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Washington Week_Gwen Ifill Bio


Gwen Ifill is moderator and managing editor of WASHINGTON WEEK and senior correspondent for the PBS NEWSHOUR. She is also the best-selling author of The Breakthrough: Politics and Race in the Age of Obama (Doubleday, 2009).

Ifill reports on a wide range of issues from foreign affairs to U.S. politics and policies interviewing national and international newsmakers. She has covered six presidential campaigns and moderated two vice presidential debates – in 2004, the debate between Republican Dick Cheney and Democrat John Edwards, and, in 2008, the debate between Democratic Senator Joe Biden and Republican Governor Sarah Palin.

Each week on WASHINGTON WEEK, Ifill leads a robust roundtable discussion with award-winning journalists who provide reporting and analysis of the major stories emanating from the nation’s capital. Now in its 46th year on the air, WASHINGTON WEEK is the longest-running primetime news and public affairs program on television.

During the 2008 presidential campaign season WASHINGTON WEEK launched a nine-city series of road shows across America with live audiences. The regular broadcasts and whistle-stop series earned WASHINGTON WEEK a 2008 Peabody Award. In honoring WASHINGTON WEEK, the committee cited the program for “its reasoned, reliable contribution to the national discourse,” and as the gold standard “for public-affairs enthusiasts who prefer illumination to confrontational fireworks.”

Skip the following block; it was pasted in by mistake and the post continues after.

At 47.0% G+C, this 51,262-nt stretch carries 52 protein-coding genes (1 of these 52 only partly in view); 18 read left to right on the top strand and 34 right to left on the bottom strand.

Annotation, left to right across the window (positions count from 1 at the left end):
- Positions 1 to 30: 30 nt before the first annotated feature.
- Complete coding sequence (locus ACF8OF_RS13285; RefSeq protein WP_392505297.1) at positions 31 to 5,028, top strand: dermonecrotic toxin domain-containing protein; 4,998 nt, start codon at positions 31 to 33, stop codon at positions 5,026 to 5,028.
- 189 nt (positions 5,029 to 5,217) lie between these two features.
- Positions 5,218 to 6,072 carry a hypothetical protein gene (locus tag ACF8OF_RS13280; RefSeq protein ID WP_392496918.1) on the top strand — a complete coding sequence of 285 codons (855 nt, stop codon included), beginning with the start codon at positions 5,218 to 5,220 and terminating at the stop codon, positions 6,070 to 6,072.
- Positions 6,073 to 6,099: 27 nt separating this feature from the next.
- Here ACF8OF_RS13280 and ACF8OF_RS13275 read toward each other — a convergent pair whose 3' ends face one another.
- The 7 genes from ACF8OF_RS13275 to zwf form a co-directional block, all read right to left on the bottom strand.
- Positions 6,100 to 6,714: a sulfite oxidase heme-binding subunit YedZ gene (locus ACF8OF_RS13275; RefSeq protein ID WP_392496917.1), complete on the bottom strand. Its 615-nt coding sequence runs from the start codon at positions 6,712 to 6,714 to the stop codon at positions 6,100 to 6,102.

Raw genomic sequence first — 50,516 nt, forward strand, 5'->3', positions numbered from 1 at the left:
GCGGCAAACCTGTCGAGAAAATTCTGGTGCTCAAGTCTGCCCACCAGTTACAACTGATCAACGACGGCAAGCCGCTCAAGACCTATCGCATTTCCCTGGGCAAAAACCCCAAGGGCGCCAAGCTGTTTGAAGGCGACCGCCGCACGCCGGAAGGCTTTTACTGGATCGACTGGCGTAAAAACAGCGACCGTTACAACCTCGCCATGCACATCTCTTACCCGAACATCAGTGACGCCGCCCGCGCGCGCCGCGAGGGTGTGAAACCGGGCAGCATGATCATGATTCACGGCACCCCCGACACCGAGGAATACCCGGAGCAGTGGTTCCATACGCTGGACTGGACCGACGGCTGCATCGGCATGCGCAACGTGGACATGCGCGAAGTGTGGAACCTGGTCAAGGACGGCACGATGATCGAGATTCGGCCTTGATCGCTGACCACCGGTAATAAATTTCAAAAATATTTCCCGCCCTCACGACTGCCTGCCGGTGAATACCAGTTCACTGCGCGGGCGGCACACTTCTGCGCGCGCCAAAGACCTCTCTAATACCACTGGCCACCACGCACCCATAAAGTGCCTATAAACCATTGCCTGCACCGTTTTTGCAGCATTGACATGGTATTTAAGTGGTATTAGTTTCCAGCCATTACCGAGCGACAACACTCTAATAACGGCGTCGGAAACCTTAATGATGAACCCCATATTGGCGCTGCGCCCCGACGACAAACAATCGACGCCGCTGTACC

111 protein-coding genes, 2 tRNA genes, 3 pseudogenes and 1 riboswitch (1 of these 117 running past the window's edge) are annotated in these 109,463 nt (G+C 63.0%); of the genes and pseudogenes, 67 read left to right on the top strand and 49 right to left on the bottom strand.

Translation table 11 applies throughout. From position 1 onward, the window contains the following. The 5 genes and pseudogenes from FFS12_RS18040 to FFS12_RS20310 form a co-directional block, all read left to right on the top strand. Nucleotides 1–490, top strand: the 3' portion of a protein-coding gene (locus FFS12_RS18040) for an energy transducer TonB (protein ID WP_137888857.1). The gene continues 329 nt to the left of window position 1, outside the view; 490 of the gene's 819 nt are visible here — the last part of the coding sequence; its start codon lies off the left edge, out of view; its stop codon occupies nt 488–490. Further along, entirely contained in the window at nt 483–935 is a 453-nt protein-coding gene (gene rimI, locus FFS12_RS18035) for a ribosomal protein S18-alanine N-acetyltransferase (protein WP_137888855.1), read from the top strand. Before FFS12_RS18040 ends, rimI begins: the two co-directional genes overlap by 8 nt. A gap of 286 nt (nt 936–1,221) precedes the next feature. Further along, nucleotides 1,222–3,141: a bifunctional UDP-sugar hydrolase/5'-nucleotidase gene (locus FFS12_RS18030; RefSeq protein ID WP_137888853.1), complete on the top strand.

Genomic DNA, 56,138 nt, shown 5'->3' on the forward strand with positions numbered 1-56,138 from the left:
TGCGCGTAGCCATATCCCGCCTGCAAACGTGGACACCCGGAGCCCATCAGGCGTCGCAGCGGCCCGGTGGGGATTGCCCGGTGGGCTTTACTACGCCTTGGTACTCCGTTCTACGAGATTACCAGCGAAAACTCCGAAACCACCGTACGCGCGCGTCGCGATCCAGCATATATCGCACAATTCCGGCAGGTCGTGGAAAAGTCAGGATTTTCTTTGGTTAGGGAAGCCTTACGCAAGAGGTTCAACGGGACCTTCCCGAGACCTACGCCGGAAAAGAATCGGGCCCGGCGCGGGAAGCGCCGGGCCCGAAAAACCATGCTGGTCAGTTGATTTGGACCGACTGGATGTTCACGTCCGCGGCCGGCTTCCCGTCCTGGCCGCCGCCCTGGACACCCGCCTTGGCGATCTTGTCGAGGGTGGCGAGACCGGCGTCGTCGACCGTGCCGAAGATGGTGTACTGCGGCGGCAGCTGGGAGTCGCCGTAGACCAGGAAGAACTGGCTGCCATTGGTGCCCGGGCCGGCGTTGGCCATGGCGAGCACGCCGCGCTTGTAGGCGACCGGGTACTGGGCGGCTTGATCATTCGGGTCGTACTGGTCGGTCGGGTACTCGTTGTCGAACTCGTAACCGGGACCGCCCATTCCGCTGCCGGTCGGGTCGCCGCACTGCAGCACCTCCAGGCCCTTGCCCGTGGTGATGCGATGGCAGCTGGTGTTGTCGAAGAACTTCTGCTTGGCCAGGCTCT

Before coming to PBS in 1999, Ifill was chief congressional and political correspondent for NBC News, White House correspondent for The New York Times, and a local and national political reporter for The Washington Post. She also reported for the Baltimore Evening Sun and the Boston Herald American. Her work as a journalist has been honored by the Radio and Television News Directors Association, Harvard’s Joan Shorenstein Center, Ebony magazine and Boston’s Ford Hall Forum.

Ifill has received more than 20 honorary doctorates and currently serves on the boards of the News Literacy Project, the Committee to Protect Journalists, and she is a fellow with the American Academy of Sciences. A native of New York City, she graduated from Simmons College in Boston.


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